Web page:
Friday marked the busiest day for American airports in nearly 13 months — as health experts warned that rising COVID-19 rates across the US could continue to surge.
Airport security agents screened 1,580,785 people at US airports on Friday — the most since March 12, 2020, just before the start of widespread COVID-19 lockdowns, TSA rep Lisa Farbstein posted on Twitter.
Friday’s throughput was more than 12 times the number of people who flew on the same day in 2020, according to TSA figures.
Air travel has slowly picked up since the beginning of the pandemic, when daily throughput dropped from nearly three million on some days to below 100,000.
The TSA had its first string of five consecutive days of over one million flyers over the Christmas holiday, and throughput has continued to trend upward — the last day with fewer than one million people screen was March 6.
Air travel dropped to less than 100,000 people per day at the start of the pandemic.APSaturday saw 1,397,958 people go through US airport checkpoints, Farbstein said — an 800 percent jump compared to the same day last year.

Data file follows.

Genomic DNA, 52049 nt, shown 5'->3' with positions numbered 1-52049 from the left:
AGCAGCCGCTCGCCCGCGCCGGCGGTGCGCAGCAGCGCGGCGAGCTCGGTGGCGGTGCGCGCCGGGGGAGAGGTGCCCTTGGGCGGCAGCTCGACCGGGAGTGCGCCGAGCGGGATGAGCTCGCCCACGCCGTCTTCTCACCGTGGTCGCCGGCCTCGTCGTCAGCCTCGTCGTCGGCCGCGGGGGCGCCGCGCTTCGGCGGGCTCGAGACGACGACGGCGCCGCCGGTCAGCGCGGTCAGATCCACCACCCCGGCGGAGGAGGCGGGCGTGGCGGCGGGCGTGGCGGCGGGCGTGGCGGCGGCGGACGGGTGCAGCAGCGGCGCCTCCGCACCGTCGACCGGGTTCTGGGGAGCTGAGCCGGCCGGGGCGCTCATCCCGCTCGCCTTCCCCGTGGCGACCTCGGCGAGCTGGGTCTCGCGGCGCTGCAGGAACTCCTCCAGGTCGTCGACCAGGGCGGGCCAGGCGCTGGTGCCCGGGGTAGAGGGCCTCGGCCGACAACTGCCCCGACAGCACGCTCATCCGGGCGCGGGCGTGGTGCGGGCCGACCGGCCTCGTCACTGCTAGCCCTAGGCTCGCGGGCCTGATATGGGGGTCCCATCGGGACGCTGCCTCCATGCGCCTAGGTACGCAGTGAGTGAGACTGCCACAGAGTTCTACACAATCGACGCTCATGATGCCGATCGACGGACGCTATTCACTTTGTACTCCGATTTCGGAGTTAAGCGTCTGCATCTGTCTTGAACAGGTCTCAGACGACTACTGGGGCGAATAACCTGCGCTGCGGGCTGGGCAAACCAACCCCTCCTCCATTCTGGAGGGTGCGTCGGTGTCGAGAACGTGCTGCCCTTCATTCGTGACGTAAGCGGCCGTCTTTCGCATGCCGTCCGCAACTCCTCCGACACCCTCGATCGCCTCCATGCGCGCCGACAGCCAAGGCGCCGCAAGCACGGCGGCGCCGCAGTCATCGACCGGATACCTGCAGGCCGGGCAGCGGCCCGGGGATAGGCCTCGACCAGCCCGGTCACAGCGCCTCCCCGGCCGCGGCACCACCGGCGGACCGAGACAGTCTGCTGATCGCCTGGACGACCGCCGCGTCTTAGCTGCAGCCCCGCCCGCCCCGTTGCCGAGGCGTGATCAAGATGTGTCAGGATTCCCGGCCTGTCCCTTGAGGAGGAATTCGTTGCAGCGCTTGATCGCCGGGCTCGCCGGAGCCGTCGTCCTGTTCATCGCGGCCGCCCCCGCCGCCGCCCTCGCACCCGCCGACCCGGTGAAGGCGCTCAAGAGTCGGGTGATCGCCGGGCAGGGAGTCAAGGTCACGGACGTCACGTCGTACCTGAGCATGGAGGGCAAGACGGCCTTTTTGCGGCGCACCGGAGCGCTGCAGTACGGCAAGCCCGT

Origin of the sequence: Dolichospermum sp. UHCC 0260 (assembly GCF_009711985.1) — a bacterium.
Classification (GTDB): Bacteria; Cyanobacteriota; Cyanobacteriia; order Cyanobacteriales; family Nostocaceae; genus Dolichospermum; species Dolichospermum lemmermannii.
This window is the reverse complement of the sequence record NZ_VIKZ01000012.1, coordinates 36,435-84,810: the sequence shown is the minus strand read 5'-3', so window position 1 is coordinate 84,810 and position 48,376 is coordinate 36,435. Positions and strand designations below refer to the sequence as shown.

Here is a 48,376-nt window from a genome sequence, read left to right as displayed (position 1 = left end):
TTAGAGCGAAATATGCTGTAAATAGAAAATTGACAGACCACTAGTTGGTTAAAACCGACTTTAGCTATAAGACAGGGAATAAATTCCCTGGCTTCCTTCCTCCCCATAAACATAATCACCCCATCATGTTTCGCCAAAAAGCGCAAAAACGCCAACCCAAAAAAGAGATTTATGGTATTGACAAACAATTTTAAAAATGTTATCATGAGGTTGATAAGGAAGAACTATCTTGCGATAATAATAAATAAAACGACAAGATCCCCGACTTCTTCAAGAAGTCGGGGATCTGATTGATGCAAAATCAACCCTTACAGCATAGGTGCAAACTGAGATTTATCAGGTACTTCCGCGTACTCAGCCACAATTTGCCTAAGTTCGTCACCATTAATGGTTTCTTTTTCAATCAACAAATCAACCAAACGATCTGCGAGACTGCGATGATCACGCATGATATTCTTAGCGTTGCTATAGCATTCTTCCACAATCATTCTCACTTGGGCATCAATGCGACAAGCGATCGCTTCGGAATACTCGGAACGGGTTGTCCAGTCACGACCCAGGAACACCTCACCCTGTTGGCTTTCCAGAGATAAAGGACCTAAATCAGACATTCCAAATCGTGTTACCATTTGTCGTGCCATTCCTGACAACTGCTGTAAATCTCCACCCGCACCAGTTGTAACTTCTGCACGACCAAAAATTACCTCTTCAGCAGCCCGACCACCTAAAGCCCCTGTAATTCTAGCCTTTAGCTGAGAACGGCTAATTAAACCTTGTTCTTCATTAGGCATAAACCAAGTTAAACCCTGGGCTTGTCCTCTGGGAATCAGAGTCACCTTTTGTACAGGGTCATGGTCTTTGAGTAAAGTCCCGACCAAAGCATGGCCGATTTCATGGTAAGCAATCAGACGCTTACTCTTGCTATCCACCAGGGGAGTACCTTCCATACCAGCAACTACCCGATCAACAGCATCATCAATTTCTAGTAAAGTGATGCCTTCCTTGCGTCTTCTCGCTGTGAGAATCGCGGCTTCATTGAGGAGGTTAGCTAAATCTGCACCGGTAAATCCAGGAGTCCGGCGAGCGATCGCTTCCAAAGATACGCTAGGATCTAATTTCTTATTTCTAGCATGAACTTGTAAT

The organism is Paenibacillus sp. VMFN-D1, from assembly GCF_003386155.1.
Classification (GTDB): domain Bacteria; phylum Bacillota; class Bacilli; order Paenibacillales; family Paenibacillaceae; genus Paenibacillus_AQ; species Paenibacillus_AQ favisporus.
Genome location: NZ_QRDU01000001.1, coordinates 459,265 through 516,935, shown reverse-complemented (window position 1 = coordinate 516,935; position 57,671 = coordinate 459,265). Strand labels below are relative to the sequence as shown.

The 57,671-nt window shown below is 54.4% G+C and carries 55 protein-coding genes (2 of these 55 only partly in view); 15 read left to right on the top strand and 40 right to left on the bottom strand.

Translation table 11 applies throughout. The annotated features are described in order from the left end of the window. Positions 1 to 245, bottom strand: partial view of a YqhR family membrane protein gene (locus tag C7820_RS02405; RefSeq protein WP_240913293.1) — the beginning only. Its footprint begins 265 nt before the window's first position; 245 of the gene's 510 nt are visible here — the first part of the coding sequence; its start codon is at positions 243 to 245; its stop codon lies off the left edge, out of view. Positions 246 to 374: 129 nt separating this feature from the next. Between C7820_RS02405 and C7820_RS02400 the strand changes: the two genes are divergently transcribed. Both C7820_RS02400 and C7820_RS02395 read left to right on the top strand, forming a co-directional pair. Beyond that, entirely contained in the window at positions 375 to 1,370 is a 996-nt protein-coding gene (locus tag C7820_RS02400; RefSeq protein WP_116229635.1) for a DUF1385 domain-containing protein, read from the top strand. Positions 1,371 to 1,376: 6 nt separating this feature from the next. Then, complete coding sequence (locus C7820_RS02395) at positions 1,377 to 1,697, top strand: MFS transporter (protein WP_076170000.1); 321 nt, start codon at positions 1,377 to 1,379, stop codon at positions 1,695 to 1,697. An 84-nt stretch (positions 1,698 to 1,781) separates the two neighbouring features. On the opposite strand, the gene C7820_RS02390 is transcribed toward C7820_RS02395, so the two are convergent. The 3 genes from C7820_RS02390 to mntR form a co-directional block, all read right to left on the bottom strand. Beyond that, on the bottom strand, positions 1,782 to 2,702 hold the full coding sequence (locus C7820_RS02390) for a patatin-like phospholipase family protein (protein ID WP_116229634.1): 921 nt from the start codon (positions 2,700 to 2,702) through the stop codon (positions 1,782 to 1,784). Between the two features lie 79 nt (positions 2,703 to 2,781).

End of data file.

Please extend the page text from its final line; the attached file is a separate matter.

The numbers came as experts warned that rising coronavirus rates could get worse in the coming weeks, despite the ongoing vaccination effort.
“At this point, we will see in the next two weeks, the highest number of cases reported globally since the beginning of the pandemic. In terms of the United States, we’re just at the beginning of this surge, we haven’t even really begun to see it yet,” Michael Osterholm, the director of the University of Minnesota Center for Infectious Disease Research and Policy, said Sunday on NBC’s “Meet the Press.”
Travel is increasing as experts warn that rising coronavirus rates could get worse in the coming weeks.APDr. Anthony Fauci urged Americans to hold on a bit longer before trying to get back to normal life.
“What we’re saying is double down, just hang in there a bit longer,” the nation’s top infectious diseases doctor told CNN,
“And the vaccine, and the vaccinations of people in this country are going to override the surge of the virus. There’s no doubt the vaccine is going to win out.”